We know engagement works. U.S.-China agreements leading up to the Paris Agreement and at the 2021 Glasgow climate meeting spurred global action. External pressure can also work. President Xi Jinping announced in 2021 that China would stop building new coal-fired power plants abroad. Xi’s declaration followed Japan and South Korea taking similar earlier actions and after diplomacy from the Biden administration and the European Union.

The United States is more effective in pressing for increased action by China (and others) when we demonstrate ambitious action at home, such as the clean energy transformation that the IRA is driving. Washington should bring to bear the weight of our political influence, technical expertise, and history of bilateral climate engagement to press China for faster progress. Most urgently, Beijing needs to increase the ambition of its emissions reduction goals. Worryingly, in addition to the build-out of coal facilities already underway, a softened Chinese economy may incentivize officials to turn to quick-fix fossil energy investments to boost short term growth.

Similarly, the United States in recent years has put methane emissions on Beijing’s agenda, and it must continue to press China for quantifiable reduction targets. We also need to push China to act in hard-to-abate sectors where we lead either technologically, such as steelmaking, or in innovative policy mechanisms, such as green procurement.

U.S. competitiveness in the low-carbon economy

Competition will also be a part of the U.S.-China climate agenda. China has implemented strategic policies and invested decades and tens of billions of dollars to become the dominant player in solar panels, wind turbines, batteries, and critical minerals over the past two decades. China now leads the United States as a driver of the global energy transition, exporting and building clean energy technologies abroad, in part due to unfair production subsidies. The historic lack of consistent U.S. federal climate policy has also contributed to China pulling ahead in low-cost clean technology manufacturing as well as influence gained in implementing energy and infrastructure projects in developing countries.

However, the United States can still become a global leader in clean energy technology manufacturing, especially the next generation of advanced renewable energy and energy storage technologies. But that will require major investment in addition to the historic gains brought about by the IRA. The IRA’s success shows that the Biden administration’s approach to worker-centric investment in a manufacturing renaissance works.

Congress should build on this success and launch a follow-on “clean industry” moonshot to position the United States to lead in developing and deploying technologies in industrial decarbonization (such as hydrogen, green steel, etc.) and advanced solar and batteries. These are the next technologies where we can compete globally.

But China’s dominance of clean energy technologies and supply chains means that, until the United States bolsters its own capacity, it will need to weigh the trade-offs (economic competitiveness, cost to consumers, impact on pace of energy transition, national security risks) of U.S. market entry of Chinese products and technologies. For example, it is in the U.S. interest to permit U.S. companies to license advanced technology from China as long as U.S. companies build the product, and it does not compromise data security, critical infrastructure, or other national security concerns. In other cases, policymakers may conclude that economic costs require us to consider tariffs or other trade-based measures—for example, for U.S. market access for highly subsidized Chinese electric vehicles.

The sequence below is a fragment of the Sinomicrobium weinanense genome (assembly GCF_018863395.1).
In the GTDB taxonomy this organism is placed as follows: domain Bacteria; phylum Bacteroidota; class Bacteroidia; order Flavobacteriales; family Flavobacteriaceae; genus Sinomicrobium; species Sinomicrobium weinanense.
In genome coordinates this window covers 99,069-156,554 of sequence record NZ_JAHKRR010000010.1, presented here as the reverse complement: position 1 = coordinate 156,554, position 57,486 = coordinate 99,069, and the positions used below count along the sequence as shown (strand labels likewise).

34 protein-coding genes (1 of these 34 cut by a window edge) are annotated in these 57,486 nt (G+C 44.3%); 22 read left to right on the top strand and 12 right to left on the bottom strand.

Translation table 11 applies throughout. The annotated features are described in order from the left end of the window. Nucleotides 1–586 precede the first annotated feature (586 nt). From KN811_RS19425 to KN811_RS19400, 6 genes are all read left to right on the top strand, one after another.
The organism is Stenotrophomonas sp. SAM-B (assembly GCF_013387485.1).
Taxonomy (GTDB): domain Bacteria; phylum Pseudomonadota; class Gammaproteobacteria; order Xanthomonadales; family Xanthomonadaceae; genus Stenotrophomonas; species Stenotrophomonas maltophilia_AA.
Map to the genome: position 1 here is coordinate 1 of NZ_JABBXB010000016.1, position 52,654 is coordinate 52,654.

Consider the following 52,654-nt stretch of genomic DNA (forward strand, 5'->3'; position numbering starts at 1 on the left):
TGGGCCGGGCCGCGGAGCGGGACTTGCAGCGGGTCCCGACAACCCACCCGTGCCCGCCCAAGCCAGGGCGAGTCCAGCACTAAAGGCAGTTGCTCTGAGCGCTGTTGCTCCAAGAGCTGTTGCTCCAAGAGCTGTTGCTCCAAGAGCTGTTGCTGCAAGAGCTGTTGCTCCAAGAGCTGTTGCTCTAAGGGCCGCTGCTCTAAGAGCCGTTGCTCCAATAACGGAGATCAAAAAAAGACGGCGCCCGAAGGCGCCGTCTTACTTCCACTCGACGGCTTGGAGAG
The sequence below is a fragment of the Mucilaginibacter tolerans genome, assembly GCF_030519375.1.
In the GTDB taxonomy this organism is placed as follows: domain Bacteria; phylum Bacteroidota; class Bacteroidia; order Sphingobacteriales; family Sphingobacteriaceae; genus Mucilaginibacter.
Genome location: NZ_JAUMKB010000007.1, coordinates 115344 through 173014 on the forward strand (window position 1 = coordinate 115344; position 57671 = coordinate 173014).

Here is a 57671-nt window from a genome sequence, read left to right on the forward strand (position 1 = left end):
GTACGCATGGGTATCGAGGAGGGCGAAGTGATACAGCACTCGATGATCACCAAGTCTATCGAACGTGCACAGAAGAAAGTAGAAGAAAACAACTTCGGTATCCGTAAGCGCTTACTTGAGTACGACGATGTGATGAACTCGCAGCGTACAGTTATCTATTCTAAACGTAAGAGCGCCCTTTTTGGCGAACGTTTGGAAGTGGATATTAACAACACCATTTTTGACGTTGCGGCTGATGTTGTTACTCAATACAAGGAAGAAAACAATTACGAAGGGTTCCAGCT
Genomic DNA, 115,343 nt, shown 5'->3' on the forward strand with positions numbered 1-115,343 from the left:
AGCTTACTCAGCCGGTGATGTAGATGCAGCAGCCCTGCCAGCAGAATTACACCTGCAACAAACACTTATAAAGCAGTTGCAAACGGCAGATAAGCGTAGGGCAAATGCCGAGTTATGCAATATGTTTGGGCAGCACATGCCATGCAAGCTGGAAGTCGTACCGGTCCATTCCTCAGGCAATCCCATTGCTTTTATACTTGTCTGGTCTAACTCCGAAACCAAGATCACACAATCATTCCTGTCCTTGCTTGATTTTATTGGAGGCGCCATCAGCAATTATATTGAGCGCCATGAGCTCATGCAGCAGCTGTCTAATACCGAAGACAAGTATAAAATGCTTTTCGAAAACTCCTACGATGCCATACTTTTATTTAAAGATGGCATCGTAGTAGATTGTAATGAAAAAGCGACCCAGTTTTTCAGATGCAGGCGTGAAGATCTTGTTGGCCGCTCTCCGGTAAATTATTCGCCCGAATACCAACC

Using aid and markets to propel the global energy transition

Smart U.S. climate policy can make smart development policy. For example, the United States should boost resources to the Partnership for Global Infrastructure Investment (PGI), which seeks to mobilize $200 billion for infrastructure investment in low- and middle-income countries by 2027. PGI can be an important low-carbon development alternative to China’s Belt and Road Initiative (BRI). But this competition need not be zero-sum. The developing world needs 2 trillion dollars annually through 2050 in clean energy investment to achieve net-zero emissions. Harnessing U.S.-China competition to meet that need would be good for U.S. workers, U.S. partners abroad, and the planet.

There is also the question of the role of market mechanisms to reduce emissions. The United States and the European Union are negotiating the Global Arrangement on Sustainable Steel and Aluminum (GASSA),which aims to encourage a “race to the top” through agreements that reward stronger carbon standards and worker protections among adherents and excludes those outside the arrangement. The PROVE IT Act offers an important path for the United States to lead global efforts to improve data collection on carbon-intensive traded goods (many of which come from China).

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CAP China Working Group on Climate